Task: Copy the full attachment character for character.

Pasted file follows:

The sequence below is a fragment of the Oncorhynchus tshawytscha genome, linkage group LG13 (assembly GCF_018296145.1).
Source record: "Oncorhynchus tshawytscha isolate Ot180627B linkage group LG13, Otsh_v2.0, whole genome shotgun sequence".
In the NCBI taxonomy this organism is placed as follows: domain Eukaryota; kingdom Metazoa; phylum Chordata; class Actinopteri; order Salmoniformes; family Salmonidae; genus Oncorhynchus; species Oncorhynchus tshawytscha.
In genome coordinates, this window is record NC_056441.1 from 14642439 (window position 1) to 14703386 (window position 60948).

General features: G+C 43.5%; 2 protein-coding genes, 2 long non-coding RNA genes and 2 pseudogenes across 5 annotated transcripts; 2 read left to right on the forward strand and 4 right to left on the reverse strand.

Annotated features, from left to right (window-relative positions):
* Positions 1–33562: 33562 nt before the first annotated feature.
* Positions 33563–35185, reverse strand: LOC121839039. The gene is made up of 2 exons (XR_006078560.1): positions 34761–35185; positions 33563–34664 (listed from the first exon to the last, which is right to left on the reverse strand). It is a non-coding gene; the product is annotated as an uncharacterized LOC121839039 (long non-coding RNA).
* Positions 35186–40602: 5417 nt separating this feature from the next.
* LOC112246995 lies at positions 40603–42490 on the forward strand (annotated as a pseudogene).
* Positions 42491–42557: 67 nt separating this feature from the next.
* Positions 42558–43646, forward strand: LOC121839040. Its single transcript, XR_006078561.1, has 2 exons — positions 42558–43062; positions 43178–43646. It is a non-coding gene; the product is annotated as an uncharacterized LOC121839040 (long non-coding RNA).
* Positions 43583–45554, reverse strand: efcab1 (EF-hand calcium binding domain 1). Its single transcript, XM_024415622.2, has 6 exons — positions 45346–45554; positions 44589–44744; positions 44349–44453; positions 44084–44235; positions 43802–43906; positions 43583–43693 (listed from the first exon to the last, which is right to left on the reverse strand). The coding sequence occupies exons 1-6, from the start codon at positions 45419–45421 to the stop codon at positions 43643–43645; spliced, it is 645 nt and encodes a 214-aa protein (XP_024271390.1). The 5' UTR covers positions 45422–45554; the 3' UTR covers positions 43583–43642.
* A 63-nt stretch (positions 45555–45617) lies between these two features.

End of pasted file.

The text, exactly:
The sequence below is a fragment of the Oncorhynchus tshawytscha genome, linkage group LG13 (assembly GCF_018296145.1).
Source record: "Oncorhynchus tshawytscha isolate Ot180627B linkage group LG13, Otsh_v2.0, whole genome shotgun sequence".
In the NCBI taxonomy this organism is placed as follows: domain Eukaryota; kingdom Metazoa; phylum Chordata; class Actinopteri; order Salmoniformes; family Salmonidae; genus Oncorhynchus; species Oncorhynchus tshawytscha.
In genome coordinates, this window is record NC_056441.1 from 14642439 (window position 1) to 14703386 (window position 60948).

General features: G+C 43.5%; 2 protein-coding genes, 2 long non-coding RNA genes and 2 pseudogenes across 5 annotated transcripts; 2 read left to right on the forward strand and 4 right to left on the reverse strand.

Annotated features, from left to right (window-relative positions):
* Positions 1–33562: 33562 nt before the first annotated feature.
* Positions 33563–35185, reverse strand: LOC121839039. The gene is made up of 2 exons (XR_006078560.1): positions 34761–35185; positions 33563–34664 (listed from the first exon to the last, which is right to left on the reverse strand). It is a non-coding gene; the product is annotated as an uncharacterized LOC121839039 (long non-coding RNA).
* Positions 35186–40602: 5417 nt separating this feature from the next.
* LOC112246995 lies at positions 40603–42490 on the forward strand (annotated as a pseudogene).
* Positions 42491–42557: 67 nt separating this feature from the next.
* Positions 42558–43646, forward strand: LOC121839040. Its single transcript, XR_006078561.1, has 2 exons — positions 42558–43062; positions 43178–43646. It is a non-coding gene; the product is annotated as an uncharacterized LOC121839040 (long non-coding RNA).
* Positions 43583–45554, reverse strand: efcab1 (EF-hand calcium binding domain 1). Its single transcript, XM_024415622.2, has 6 exons — positions 45346–45554; positions 44589–44744; positions 44349–44453; positions 44084–44235; positions 43802–43906; positions 43583–43693 (listed from the first exon to the last, which is right to left on the reverse strand). The coding sequence occupies exons 1-6, from the start codon at positions 45419–45421 to the stop codon at positions 43643–43645; spliced, it is 645 nt and encodes a 214-aa protein (XP_024271390.1). The 5' UTR covers positions 45422–45554; the 3' UTR covers positions 43583–43642.
* A 63-nt stretch (positions 45555–45617) lies between these two features.